The Pacific Islands Tax Administrators Association (PITAA) recently hosted a webinar in collaboration with the Asian Development Bank (ADB), Australian Taxation Office (ATO), Organisation for Economic Cooperation and Development (OECD) and Inland Revenue Department of New Zealand (NZIRD) focused on the Value Added Tax (VAT) on E-commerce for Pacific Revenue Administrations.

The webinar, which took place on Thursday, 2nd May 2024, aimed to address the challenges faced by Pacific Revenue Administrations in taxing cross-border online sales.

Mr. George Mow, the Head of the Secretariat at PITAA, highlighted the global nature of e-commerce, and that it has become increasingly difficult for tax authorities to track and collect taxes on digital transactions. He also pointed out that many countries have implemented VAT or Goods and Services Tax (GST) on online sales to ensure that these transactions are properly taxed, leading to a significant increase in revenue collection.

Tax Integrity Specialist at ADB, Sathi Nandi said that in contrast to other areas of the international tax field where debates are still going on over the difficulties facing the digital economy, the VAT regulations on e-commerce are settled, with jurisdictions agreeing that the country of the consumer has the right to tax.

She further explained that applying standards for e-commerce suppliers and cross-border digital services will help increase important public revenue and level the playing field for both domestic and international companies and if executed logically, it would also help lower the cost of compliance.

Ms. Kozue Ichiyama from the Asian Development Bank (ADB) shared valuable insights on the historical perspective of VAT implementation in e-commerce. She highlighted the traditional approach of tax authorities, where the server of goods was required to have a physical presence in the country where sales were made, leading to VAT registration in that specific country. Ms. Ichiyama emphasized the importance of clarifying the place of supply, reporting responsibilities, and accounting practices to ensure transparency for both suppliers and customers.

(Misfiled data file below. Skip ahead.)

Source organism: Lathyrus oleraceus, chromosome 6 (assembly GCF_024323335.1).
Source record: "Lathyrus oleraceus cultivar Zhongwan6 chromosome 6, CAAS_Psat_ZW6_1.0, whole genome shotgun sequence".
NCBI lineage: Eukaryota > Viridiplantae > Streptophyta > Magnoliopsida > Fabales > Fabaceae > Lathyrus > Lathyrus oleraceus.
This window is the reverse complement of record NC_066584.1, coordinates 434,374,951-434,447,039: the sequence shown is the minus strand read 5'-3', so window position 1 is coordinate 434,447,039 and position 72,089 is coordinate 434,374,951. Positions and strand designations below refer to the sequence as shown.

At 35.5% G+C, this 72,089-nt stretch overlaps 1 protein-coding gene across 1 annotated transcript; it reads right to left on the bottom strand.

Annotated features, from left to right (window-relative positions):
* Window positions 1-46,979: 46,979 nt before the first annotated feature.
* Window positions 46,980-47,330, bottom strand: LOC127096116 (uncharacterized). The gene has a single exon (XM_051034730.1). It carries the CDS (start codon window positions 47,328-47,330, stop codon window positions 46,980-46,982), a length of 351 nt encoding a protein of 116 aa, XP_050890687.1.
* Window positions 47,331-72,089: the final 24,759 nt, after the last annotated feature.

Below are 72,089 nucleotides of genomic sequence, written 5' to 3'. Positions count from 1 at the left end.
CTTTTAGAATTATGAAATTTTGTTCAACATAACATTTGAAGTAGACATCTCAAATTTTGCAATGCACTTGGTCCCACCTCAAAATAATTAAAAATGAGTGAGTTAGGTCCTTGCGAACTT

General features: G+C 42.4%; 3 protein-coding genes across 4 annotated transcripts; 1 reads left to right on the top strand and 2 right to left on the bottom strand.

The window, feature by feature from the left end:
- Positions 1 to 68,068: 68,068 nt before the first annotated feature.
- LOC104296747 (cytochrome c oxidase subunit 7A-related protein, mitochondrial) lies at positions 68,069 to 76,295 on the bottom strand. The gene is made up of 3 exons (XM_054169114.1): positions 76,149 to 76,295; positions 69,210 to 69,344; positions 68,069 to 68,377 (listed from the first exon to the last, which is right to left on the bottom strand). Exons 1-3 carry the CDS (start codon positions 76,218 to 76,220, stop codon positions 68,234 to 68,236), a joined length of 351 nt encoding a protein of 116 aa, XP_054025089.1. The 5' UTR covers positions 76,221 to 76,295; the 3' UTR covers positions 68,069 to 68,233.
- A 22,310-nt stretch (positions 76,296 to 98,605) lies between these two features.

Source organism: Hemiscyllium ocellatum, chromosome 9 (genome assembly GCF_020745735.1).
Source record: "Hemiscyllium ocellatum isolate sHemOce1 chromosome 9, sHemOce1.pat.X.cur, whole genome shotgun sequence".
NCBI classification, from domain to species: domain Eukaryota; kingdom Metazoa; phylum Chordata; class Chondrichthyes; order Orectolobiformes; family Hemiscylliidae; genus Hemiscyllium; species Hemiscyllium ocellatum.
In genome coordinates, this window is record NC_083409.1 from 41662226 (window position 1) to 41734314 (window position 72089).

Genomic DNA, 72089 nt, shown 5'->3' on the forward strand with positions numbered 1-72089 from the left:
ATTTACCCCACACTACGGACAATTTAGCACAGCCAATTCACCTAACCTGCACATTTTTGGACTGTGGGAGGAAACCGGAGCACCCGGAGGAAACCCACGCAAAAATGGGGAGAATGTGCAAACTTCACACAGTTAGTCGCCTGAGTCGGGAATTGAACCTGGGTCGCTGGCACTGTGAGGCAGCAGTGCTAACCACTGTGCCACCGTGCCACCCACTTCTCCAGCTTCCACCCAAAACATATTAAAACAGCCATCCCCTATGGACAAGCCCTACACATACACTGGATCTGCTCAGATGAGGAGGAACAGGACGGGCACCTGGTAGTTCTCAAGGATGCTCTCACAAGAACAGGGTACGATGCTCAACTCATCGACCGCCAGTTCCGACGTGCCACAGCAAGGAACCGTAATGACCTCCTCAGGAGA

“In this case, the place of supply, the reporting and accounting responsibility is clear, and with the place of the top line being where both the supplier and customer are located,” she added.

Mr. Alam Hanif from OECD outlined key elements for the successful implementation of international VAT guidelines and best practices. He stressed the significance of communication campaigns and consultations with the international business community before enforcement measures are rolled out. Mr. Hanif emphasized the need for high-quality guidance and support services for taxpayers to ensure compliance and understanding of the new VAT regulations.

The webinar also received country experience presentations from the ATO, NZIRD and Taxation Administration, Ministry of Finance, Taipei, China.

Overall, the webinar on VAT on E-commerce for Pacific Revenue Administrations provided valuable insights into the challenges and opportunities in taxing digital transactions in the Pacific region. By addressing these challenges and working together to implement effective tax policies, Pacific countries can increase revenue collection and ensure a level playing field for both traditional and online businesses.

PITAA continues to promote international standards and best tax administration practices, suitable to the characteristics of the Pacific Island countries.

Webinar Group Photo

Leave a Reply